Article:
The strong association between diversity and IMD rank persists using other network diversity metrics, including Burt’s measure of “structural holes” (9). A structural hole is a missing relation between any two of a node’s neighbors, creating an open triad. Burt's seminal work showed that remuneration within an organization increases with the number of structural holes that surround a node. Our results show that this relation scales to the level of communities, whose socioeconomic opportunities increase with the number of structural holes in the ego networks of the members (r = 0.72). Moreover, a composite measure constructed via principal component analysis was an even better predictor of economic development than either component alone, as illustrated in Fig. 2 (r = 0.78).

Fig. 2

The relation between social network diversity and socioeconomic rank. Diversity was constructed as a composite of Shannon entropy and Burt’s measure of structural holes, by using principal component analysis. A fractional polynomial was fit to the data.

By coupling the most complete population-level social network studied to date with community-level economic outcomes, we were able to validate a central assumption that is widely accepted in network science but was untested at the population level: Do more diverse ties provide greater access to social and economic opportunities? Although the causal direction of this relation—whether network diversity promotes opportunity or economic development leads to more diversified contacts—cannot be established, social network diversity seems to be at the very least a strong structural signature for the economic development of a community. On a population level, the surprisingly strong correspondence we discovered between the structure of social contacts and the economic well-being of populations highlights the potential benefit of socially targeted policies for economic development. However, additional research will be required to derive reliable policy implications. In particular, establishing the causal mechanisms underlying the observed correspondence between network diversity and economic development may require additional longitudinal social network and economic data (2628).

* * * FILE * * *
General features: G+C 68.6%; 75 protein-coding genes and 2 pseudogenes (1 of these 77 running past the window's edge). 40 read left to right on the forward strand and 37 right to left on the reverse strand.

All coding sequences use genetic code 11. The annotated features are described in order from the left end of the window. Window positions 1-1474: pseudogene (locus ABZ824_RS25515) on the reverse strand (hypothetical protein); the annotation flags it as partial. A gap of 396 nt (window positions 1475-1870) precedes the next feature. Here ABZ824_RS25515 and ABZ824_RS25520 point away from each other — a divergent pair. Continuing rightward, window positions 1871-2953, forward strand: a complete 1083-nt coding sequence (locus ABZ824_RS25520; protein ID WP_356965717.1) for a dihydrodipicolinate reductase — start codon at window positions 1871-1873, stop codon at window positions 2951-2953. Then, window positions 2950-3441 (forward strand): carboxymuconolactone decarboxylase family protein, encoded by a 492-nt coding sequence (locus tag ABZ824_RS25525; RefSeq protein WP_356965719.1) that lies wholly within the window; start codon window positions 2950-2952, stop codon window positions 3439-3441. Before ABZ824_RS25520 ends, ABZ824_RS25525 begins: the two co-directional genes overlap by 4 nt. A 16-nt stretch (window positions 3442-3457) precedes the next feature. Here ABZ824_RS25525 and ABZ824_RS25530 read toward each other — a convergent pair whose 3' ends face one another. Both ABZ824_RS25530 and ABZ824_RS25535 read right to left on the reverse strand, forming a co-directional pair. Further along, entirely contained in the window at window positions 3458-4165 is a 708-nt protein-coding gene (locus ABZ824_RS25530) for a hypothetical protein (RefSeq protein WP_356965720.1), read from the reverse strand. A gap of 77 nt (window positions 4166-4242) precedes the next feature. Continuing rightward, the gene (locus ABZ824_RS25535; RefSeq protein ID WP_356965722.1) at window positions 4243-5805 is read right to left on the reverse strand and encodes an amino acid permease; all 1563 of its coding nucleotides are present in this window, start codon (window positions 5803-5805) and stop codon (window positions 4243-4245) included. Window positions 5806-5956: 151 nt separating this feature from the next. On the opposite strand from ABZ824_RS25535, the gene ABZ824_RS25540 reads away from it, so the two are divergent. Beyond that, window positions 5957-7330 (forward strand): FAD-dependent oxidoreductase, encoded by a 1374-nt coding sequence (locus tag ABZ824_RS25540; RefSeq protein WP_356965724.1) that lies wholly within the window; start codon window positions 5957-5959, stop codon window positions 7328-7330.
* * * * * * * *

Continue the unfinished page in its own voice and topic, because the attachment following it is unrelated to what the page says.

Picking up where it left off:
Supporting Online Material

www.sciencemag.org/cgi/content/full/328/5981/1029/DC1

Materials and Methods

Figs. S1 to S6

References

References and Notes

  1. Previous studies have used longitudinal designs to test the hypothesized one-way causal direction between network position and individual economic benefits. These results suggest a similar causal direction at the population level, but our national data do not allow us to test for causal direction, and we cannot rule out the possibility that economic advantages may also lead to changes in network structure.
  2. The anonymized call logs were recorded by the network operator as required by law and for billing purposes and not for the purpose of this project. Although these communication data and the exact location of the telephone exchanges are not publicly available, the regional aggregates are available from the first author.
  3. The 2004 IMD was constructed before the 2005 telephone call logs were recorded. We assume that the 2004 IMD rankings are relatively constant and, therefore, make no causal inference from the temporal order. Additionally, exchange areas can also be scored with specific IMD components, such as education. Higher education may promote more diverse network ties and lead to jobs with higher income, which might account for part of the correspondence between IMD and network diversity.
  4. Office for National Statistics, Super Output Area Boundaries (Her Majesty’s Stationery Office, London, 2004).
  5. This work was supported by the Santa Fe Institute, the U.S. NSF (BCS-0537606), and British Telecom.